• Hematoma – pockets of blood that look like a large, painful bruise can occur after surgery and is the most common complication after having a facelift. Treatment involves training the blood from the area.
  • Nerve Damage – nerve damage can happen with any surgical procedure, including cosmetic ones.
  • Infection – along with hematoma, infection is one of the most common complications that can occur after cosmetic surgery.
  • Deep Vein Thrombosis and Pulmonary Embolism – this condition involves the formation of blood clots deep in the veins, most commonly in the leg. The clots can break off and travel to the lungs, which can be fatal.

Be sure to discuss any medical issues with your plastic surgeon prior to any surgical or non-surgical cosmetic procedure. Certain medical conditions, such as heart disease and high blood pressure, can increase your chances of experiencing certain complications following cosmetic surgery.

Do Your Research

Unlike medical doctors, plastic surgeons are not required to obtain board certification before practicing. However, certification is available through the American Board of Cosmetic Surgery. Surgeons who have obtained certification through the ABCS were required to demonstrate their knowledge and experience in cosmetic surgery prior to receiving certification. ABCS certified plastic surgeons have completed a two-year fellowship, where they focused solely on cosmetic surgery. They also are required to have earned a degree from an accredited medical school and completed a medical residency.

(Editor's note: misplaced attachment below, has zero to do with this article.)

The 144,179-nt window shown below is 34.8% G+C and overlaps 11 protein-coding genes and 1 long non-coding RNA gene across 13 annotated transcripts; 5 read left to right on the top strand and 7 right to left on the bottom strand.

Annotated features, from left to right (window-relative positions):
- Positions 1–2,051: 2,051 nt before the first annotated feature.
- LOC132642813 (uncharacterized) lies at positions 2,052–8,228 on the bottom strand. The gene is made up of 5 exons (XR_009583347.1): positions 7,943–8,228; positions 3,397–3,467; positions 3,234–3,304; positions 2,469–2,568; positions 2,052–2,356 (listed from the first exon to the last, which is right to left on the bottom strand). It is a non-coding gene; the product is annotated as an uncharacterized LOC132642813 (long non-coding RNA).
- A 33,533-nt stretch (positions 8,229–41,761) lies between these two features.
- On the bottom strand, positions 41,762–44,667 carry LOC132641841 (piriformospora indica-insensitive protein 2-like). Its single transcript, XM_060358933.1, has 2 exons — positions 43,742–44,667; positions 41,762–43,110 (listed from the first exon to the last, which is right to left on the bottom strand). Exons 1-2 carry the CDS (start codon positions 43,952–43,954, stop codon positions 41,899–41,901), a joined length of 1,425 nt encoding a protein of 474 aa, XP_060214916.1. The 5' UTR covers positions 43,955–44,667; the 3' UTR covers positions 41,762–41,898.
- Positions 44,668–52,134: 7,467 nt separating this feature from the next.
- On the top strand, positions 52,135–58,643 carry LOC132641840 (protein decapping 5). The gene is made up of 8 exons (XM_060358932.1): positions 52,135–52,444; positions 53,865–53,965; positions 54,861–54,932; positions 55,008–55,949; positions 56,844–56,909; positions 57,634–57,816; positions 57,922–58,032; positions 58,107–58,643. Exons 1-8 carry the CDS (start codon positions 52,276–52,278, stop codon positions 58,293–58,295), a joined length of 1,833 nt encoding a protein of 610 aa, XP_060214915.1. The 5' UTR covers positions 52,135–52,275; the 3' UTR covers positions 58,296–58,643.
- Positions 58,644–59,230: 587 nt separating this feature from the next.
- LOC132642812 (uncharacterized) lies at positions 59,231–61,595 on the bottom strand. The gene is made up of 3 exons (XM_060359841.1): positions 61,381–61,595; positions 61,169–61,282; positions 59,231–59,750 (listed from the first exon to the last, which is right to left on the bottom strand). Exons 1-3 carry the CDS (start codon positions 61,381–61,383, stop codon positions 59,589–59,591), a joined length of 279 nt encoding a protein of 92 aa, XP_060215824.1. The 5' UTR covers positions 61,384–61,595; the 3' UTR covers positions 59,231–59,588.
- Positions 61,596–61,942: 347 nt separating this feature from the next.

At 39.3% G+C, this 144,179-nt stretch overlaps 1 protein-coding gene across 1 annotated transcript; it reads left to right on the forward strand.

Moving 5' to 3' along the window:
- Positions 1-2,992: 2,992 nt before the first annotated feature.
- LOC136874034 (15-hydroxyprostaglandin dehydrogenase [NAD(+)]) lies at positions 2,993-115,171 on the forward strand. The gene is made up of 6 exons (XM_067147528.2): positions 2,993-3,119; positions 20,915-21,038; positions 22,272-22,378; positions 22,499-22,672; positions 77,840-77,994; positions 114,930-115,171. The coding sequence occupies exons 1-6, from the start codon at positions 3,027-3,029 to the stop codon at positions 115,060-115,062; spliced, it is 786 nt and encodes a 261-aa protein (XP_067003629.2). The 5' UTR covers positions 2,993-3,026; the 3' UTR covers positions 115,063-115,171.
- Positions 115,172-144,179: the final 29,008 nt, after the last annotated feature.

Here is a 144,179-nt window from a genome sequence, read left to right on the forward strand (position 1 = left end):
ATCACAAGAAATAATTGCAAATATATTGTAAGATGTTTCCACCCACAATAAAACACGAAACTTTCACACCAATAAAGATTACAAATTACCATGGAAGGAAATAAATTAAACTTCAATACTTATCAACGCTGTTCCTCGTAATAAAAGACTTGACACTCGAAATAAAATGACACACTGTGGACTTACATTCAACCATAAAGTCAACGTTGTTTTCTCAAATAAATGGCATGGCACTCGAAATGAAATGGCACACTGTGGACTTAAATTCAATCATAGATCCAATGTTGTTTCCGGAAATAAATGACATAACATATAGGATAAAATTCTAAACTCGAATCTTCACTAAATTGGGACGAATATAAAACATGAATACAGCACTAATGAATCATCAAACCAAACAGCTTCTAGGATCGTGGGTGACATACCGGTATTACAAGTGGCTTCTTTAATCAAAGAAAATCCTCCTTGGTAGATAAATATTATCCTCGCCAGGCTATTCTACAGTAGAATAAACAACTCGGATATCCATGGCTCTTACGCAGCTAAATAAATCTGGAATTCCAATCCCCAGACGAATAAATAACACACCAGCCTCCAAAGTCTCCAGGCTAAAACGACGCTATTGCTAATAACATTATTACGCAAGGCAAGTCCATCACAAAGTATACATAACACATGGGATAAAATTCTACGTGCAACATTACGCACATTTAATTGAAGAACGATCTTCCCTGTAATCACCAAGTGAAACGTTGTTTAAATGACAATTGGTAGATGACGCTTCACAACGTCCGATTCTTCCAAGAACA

Just as you would do research on any other medical provider, it is important to do the same with a cosmetic surgeon. Read patient reviews, ask for references from trusted friends and family members and check for board certification. You can use this online tool to help locate a board certified plastic surgeon. Make sure you choose a surgeon who is experienced with older patients.

It’s also important to make sure that plastic surgery is realistic for you, and to understand that it’s not a magic bullet to make you younger. Sometimes, unfortunately, plastic surgery can have the exact opposite outcome of what is anticipated.  Be aware of the risks of surgery, and be willing to accept that it may not turn out the way you planned.